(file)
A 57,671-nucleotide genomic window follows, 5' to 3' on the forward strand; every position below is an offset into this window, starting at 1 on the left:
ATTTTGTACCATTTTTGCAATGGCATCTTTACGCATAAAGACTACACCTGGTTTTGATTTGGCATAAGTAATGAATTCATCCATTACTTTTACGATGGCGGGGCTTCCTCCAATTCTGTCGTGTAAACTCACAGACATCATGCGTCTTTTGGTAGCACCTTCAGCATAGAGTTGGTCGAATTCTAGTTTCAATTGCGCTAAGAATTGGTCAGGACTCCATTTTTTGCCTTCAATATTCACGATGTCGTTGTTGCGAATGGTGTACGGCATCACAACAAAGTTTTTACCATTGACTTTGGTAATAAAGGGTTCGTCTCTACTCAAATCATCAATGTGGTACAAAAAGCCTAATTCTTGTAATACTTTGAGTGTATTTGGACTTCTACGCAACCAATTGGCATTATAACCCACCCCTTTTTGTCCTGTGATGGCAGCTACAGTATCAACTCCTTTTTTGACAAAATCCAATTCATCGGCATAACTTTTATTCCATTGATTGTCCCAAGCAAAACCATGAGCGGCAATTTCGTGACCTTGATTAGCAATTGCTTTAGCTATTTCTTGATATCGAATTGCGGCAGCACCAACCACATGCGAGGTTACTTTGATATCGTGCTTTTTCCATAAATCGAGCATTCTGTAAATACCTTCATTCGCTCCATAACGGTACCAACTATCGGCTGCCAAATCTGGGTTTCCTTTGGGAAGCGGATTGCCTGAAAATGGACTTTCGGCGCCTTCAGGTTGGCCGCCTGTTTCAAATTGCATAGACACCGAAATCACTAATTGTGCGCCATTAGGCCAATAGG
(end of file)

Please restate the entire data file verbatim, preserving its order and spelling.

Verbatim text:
A 57,671-nucleotide genomic window follows, 5' to 3' on the forward strand; every position below is an offset into this window, starting at 1 on the left:
ATTTTGTACCATTTTTGCAATGGCATCTTTACGCATAAAGACTACACCTGGTTTTGATTTGGCATAAGTAATGAATTCATCCATTACTTTTACGATGGCGGGGCTTCCTCCAATTCTGTCGTGTAAACTCACAGACATCATGCGTCTTTTGGTAGCACCTTCAGCATAGAGTTGGTCGAATTCTAGTTTCAATTGCGCTAAGAATTGGTCAGGACTCCATTTTTTGCCTTCAATATTCACGATGTCGTTGTTGCGAATGGTGTACGGCATCACAACAAAGTTTTTACCATTGACTTTGGTAATAAAGGGTTCGTCTCTACTCAAATCATCAATGTGGTACAAAAAGCCTAATTCTTGTAATACTTTGAGTGTATTTGGACTTCTACGCAACCAATTGGCATTATAACCCACCCCTTTTTGTCCTGTGATGGCAGCTACAGTATCAACTCCTTTTTTGACAAAATCCAATTCATCGGCATAACTTTTATTCCATTGATTGTCCCAAGCAAAACCATGAGCGGCAATTTCGTGACCTTGATTAGCAATTGCTTTAGCTATTTCTTGATATCGAATTGCGGCAGCACCAACCACATGCGAGGTTACTTTGATATCGTGCTTTTTCCATAAATCGAGCATTCTGTAAATACCTTCATTCGCTCCATAACGGTACCAACTATCGGCTGCCAAATCTGGGTTTCCTTTGGGAAGCGGATTGCCTGAAAATGGACTTTCGGCGCCTTCAGGTTGGCCGCCTGTTTCAAATTGCATAGACACCGAAATCACTAATTGTGCGCCATTAGGCCAATAGG